GERMANY plans to explore areas of investment partnerships with the Philippines, including providing technology for infrastructure and transportation projects, the European economic giant’s envoy to Manila has said.
In a roundtable discussion with The Manila Times editorial team last week, German Ambassador Gordon Kricke also said German businessmen were interested and ready to invest in business process outsourcing and manufacturing in the Philippines.
Gricke urged the Duterte government to fulfill its vow to cut bureaucratic red tape and improve business conditions.
Germany is the Philippines’ largest trading partner in the European Union. The bloc is largest investor in the Philippines, accounting for a third of approved investments that support over 500,000 jobs in the country. Germany’s total trade with the Philippines stood at €4.7 billion in 2015.
“There are a lot of activities. There’s also a lot of investment but it could be more. Because if you compare it with Malaysia, Singapore and Vietnam, there is a lot of potential [in the Philippines],” Kricke said. “[The partnership] is quite substantial but it could be much more.”
The envoy said it would be up to the Philippines to make “concrete proposals” for more economic opportunities. “Both sides have to exert more effort,” he said.
Michael Hasper, deputy head of mission of the German Embassy, said Berlin was looking to “support economic development” in the Philippines under a new policy to “concentrate more in Asia.”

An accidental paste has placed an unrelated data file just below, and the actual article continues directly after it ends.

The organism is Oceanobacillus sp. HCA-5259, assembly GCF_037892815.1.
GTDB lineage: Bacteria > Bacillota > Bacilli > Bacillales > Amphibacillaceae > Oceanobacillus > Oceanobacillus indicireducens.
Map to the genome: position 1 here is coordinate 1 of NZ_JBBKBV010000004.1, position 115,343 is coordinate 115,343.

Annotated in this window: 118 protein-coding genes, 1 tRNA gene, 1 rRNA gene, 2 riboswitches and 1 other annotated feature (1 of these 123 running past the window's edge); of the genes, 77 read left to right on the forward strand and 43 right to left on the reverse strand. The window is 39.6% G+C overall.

“We are very well known for infrastructure and so we can do a lot in this field. This is the field where we are quite active in Asia, and there are so many others,” he said.
But the Philippines needs to ease up on foreign investment restrictions, Hasper said.
“You have to open up more. You have to give more possibilities to investors,” he said.
The German diplomats also said Germany’s development banks were eyeing more investments in the Philippines.
“There are German development banks investing here in the Philippines. For instance, the small companies, we try to give them financial support. This is what we are doing. We have to support the economic development though business,” Hasper said.
Development assistance from Germany reached €47 million (about P2.5 billion) in 2014.
Gricke said Berlin was open to greater financial cooperation.
“The Philippines is a very relevant and important partner for us in many aspects. The Philippines and Germany, traditionally, we have very, very close relations,” Kricke said.